City school funding annually from local tax revenue has surged by $1.2 million since 2000, a staggering 65 percent increase with little or nothing to show except a "D" and "academic watch." And now a tax increase?

The city of Philadelphia has spent about $6 million more than it's taken in the last decade and the Mayor and Board of Aldermen has proposed raising taxes to generate about $565,000 in order to finally balance the budget in 2014.

Technically, the proposed tax increase that doubles general fund millage isn't for the schools, but the behemoth that is public education has practically been sucking pavement off of the streets.

What failing business in town has spent 65 percent more?

Combine the school tax surge with $380,000 annually in park improvements debt and property owners get socked.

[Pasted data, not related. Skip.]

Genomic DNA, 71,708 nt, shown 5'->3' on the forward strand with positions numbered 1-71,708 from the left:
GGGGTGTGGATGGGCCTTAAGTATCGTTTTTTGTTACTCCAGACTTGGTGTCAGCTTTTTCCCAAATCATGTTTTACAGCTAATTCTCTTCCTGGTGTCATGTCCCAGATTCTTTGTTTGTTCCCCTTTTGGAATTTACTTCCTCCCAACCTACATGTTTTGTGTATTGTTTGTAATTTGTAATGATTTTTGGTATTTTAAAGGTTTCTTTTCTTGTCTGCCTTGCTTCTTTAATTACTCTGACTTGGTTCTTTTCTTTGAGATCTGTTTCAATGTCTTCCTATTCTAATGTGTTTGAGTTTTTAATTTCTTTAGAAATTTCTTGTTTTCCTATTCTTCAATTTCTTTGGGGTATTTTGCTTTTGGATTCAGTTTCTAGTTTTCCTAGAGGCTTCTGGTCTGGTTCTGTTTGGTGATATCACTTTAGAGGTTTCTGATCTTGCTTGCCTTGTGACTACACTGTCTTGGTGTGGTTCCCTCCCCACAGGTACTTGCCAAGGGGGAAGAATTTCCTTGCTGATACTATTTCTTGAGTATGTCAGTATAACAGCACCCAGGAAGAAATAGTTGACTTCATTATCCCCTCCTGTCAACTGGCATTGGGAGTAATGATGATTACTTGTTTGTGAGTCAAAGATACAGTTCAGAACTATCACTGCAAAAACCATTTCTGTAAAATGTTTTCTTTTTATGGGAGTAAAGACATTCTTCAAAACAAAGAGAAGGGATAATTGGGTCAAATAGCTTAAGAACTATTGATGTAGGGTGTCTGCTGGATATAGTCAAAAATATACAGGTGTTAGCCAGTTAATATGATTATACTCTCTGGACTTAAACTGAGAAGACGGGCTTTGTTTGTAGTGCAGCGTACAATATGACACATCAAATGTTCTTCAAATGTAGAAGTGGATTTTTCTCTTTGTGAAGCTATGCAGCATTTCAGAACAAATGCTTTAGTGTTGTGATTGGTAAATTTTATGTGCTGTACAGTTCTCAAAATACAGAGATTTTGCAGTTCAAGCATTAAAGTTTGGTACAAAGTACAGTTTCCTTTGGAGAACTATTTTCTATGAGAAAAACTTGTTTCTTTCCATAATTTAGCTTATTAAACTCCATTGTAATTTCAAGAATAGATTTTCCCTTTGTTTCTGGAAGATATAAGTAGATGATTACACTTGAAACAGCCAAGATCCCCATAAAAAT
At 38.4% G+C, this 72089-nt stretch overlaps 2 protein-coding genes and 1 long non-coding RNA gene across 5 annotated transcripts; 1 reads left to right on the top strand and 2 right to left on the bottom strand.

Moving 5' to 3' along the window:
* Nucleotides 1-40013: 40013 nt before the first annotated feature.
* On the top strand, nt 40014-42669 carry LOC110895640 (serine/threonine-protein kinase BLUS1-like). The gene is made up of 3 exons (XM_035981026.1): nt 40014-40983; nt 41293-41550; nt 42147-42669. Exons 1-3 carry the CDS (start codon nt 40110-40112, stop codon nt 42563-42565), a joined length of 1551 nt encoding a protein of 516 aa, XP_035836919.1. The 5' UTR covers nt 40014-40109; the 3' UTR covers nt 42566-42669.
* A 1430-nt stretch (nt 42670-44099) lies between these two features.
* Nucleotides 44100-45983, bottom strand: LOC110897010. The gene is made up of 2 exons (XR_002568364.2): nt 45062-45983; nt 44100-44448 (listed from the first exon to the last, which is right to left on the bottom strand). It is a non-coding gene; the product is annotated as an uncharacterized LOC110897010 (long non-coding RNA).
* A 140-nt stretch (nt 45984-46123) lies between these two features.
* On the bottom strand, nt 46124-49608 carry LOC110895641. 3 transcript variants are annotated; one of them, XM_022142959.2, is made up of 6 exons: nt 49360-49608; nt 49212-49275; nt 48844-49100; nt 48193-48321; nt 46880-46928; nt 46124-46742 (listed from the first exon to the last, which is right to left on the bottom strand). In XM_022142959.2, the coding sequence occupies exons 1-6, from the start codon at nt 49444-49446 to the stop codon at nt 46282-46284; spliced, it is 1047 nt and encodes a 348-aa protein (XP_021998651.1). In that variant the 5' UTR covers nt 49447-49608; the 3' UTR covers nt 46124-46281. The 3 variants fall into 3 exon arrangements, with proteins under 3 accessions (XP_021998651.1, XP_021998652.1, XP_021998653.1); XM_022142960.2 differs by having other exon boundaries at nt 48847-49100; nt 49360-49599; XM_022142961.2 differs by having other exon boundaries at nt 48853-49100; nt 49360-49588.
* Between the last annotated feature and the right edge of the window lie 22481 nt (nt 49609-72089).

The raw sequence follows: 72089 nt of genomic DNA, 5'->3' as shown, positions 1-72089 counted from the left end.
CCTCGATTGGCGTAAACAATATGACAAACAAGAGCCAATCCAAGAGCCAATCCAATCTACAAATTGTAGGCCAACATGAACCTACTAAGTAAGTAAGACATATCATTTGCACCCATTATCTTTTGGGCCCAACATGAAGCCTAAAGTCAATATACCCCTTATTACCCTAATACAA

This colossal failure has been a decade in the making and didn't begin with this mayor or the new board, but it's their problem now.

Many have wanted to pretend for a long time that things are working, but clearly they're not.

Flawed liberal logic says raising taxes means better schools, parks, roads, health care and jobs.

To raise taxes without addressing the underlying systemic problem of fewer jobs, tepid growth and the poor state of education would be an abomination.